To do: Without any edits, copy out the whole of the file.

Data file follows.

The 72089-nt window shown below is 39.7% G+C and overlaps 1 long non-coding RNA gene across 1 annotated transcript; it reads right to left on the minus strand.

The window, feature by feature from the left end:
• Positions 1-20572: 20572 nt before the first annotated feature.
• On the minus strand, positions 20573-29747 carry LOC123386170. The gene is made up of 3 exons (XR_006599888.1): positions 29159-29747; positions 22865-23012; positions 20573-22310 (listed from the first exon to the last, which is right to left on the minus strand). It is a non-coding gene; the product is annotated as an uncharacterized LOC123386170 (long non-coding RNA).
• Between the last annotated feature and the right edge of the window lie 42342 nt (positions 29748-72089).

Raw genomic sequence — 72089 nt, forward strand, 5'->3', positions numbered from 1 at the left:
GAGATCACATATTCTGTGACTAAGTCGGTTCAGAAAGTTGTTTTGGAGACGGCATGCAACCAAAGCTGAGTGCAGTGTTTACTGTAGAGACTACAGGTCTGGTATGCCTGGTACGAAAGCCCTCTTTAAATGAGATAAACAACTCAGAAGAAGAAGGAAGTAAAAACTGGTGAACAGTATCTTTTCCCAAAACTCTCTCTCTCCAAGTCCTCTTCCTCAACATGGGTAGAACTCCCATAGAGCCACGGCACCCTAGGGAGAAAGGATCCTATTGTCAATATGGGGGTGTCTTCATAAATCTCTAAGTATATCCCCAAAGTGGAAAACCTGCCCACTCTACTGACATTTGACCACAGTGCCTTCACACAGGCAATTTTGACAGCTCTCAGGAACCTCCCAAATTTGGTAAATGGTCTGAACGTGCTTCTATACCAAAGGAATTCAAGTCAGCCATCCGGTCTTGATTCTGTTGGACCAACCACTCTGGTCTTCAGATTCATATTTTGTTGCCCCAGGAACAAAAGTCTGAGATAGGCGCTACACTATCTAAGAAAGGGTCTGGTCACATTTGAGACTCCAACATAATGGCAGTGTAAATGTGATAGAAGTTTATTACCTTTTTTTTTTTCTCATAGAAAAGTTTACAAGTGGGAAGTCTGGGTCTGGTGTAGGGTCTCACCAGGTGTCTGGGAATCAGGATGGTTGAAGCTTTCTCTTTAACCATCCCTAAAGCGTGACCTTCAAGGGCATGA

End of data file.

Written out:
The 72089-nt window shown below is 39.7% G+C and overlaps 1 long non-coding RNA gene across 1 annotated transcript; it reads right to left on the minus strand.

The window, feature by feature from the left end:
• Positions 1-20572: 20572 nt before the first annotated feature.
• On the minus strand, positions 20573-29747 carry LOC123386170. The gene is made up of 3 exons (XR_006599888.1): positions 29159-29747; positions 22865-23012; positions 20573-22310 (listed from the first exon to the last, which is right to left on the minus strand). It is a non-coding gene; the product is annotated as an uncharacterized LOC123386170 (long non-coding RNA).
• Between the last annotated feature and the right edge of the window lie 42342 nt (positions 29748-72089).

Raw genomic sequence — 72089 nt, forward strand, 5'->3', positions numbered from 1 at the left:
GAGATCACATATTCTGTGACTAAGTCGGTTCAGAAAGTTGTTTTGGAGACGGCATGCAACCAAAGCTGAGTGCAGTGTTTACTGTAGAGACTACAGGTCTGGTATGCCTGGTACGAAAGCCCTCTTTAAATGAGATAAACAACTCAGAAGAAGAAGGAAGTAAAAACTGGTGAACAGTATCTTTTCCCAAAACTCTCTCTCTCCAAGTCCTCTTCCTCAACATGGGTAGAACTCCCATAGAGCCACGGCACCCTAGGGAGAAAGGATCCTATTGTCAATATGGGGGTGTCTTCATAAATCTCTAAGTATATCCCCAAAGTGGAAAACCTGCCCACTCTACTGACATTTGACCACAGTGCCTTCACACAGGCAATTTTGACAGCTCTCAGGAACCTCCCAAATTTGGTAAATGGTCTGAACGTGCTTCTATACCAAAGGAATTCAAGTCAGCCATCCGGTCTTGATTCTGTTGGACCAACCACTCTGGTCTTCAGATTCATATTTTGTTGCCCCAGGAACAAAAGTCTGAGATAGGCGCTACACTATCTAAGAAAGGGTCTGGTCACATTTGAGACTCCAACATAATGGCAGTGTAAATGTGATAGAAGTTTATTACCTTTTTTTTTTTCTCATAGAAAAGTTTACAAGTGGGAAGTCTGGGTCTGGTGTAGGGTCTCACCAGGTGTCTGGGAATCAGGATGGTTGAAGCTTTCTCTTTAACCATCCCTAAAGCGTGACCTTCAAGGGCATGA